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10-15-2005 11:37 AM  12 years agoPost 5
hootowl

rrProfessor

Garnet Valley, Pa.

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I have a 20 amp linear power supply on the way. I was just curious about the charger

Wolves don't lose sleep over the opinions of sheep

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10-15-2005 03:00 PM  12 years agoPost 6
BARTGALAMBOS

rrVeteran

Huntsville, Alabama! U. S. A.

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Power Supply!
Power Supply is the answer. I thought that's what you were looking for. A charger is not a power supply.

Bart

Precious Metal Investor!!!

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10-15-2005 07:09 PM  12 years agoPost 7
Twobeers

rrKey Veteran

Toronto, Canada

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Put a volt meter on your unloaded 10amp battery charger! Its not 12volts coming out of that sucker. Do you want to risk ruining your charger. Enough said.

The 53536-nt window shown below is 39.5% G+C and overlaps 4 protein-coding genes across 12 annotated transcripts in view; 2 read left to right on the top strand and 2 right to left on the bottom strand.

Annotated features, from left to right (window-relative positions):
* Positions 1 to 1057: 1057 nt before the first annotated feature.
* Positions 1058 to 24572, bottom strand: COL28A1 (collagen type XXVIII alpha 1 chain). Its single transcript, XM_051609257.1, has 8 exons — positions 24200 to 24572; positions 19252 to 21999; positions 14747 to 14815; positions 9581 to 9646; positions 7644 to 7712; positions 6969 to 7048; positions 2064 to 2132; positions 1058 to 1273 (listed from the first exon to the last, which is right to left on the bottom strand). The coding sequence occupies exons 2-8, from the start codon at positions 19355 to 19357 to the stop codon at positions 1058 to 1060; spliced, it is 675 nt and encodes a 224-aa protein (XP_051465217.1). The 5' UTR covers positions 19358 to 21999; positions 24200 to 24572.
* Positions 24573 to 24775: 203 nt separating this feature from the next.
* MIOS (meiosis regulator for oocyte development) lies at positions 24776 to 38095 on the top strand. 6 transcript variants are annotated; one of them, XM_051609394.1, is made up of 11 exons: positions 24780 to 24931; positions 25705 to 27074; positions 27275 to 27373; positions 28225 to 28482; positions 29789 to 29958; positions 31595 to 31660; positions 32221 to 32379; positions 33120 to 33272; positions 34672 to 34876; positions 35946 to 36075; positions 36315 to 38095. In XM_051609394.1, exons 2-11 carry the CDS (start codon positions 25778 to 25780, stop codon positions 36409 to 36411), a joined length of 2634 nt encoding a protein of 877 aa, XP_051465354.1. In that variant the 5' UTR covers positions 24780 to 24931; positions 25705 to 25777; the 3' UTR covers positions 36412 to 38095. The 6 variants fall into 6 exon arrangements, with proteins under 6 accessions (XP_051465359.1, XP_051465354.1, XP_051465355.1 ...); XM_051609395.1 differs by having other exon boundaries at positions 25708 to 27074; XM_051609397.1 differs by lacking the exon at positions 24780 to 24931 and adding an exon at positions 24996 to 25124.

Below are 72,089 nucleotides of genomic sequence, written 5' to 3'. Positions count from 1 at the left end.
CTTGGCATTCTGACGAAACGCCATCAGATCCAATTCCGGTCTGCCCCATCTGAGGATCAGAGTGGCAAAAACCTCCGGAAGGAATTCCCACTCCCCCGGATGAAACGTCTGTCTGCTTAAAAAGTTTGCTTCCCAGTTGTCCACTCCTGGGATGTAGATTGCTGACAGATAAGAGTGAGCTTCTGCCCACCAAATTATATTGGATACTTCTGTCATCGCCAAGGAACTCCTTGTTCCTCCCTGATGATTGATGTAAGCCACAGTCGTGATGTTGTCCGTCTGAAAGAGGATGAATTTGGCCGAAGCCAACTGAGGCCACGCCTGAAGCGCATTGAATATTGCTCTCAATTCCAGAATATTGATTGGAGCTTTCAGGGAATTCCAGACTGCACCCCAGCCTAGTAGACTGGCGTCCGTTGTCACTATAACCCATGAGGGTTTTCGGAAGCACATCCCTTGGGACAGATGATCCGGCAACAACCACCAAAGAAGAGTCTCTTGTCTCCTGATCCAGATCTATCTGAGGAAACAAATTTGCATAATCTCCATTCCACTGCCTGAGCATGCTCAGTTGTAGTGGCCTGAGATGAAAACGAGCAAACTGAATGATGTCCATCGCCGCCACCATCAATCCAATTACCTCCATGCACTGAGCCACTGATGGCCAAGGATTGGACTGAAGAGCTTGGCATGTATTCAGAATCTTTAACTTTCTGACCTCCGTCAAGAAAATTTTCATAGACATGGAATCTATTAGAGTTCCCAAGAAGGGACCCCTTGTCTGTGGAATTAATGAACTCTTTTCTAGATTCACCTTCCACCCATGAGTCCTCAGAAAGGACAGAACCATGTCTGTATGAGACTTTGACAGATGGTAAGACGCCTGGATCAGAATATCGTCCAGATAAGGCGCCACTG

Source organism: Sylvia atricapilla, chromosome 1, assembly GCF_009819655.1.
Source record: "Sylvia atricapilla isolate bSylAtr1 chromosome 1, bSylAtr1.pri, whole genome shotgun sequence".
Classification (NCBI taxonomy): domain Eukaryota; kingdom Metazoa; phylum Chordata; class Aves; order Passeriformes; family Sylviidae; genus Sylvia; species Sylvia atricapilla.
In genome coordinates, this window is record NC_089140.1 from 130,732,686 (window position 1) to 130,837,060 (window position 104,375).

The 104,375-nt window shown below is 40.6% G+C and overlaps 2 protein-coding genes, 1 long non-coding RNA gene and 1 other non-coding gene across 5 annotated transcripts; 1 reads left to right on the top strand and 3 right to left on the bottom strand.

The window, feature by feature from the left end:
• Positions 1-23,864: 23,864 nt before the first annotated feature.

I lost my infamous tag line.

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10-15-2005 11:50 PM  12 years agoPost 8
Sipper

rrApprentice

Poole, Dorset, UK

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You may also find that the DC output is quite wavy, due to the method of converting from AC to DC, as compared to a clean flat DC supply. The DC - AC conversion is generally done with a bridge rectifier which does not really give out a true DC voltage, and is probably not smoothed out either. If the charger has no means of smoothing out the DC voltage you may damage any equipment you are running off it.

Scrounge an old PC power supply and make yourself up a 12v power supply for a couple of bucks.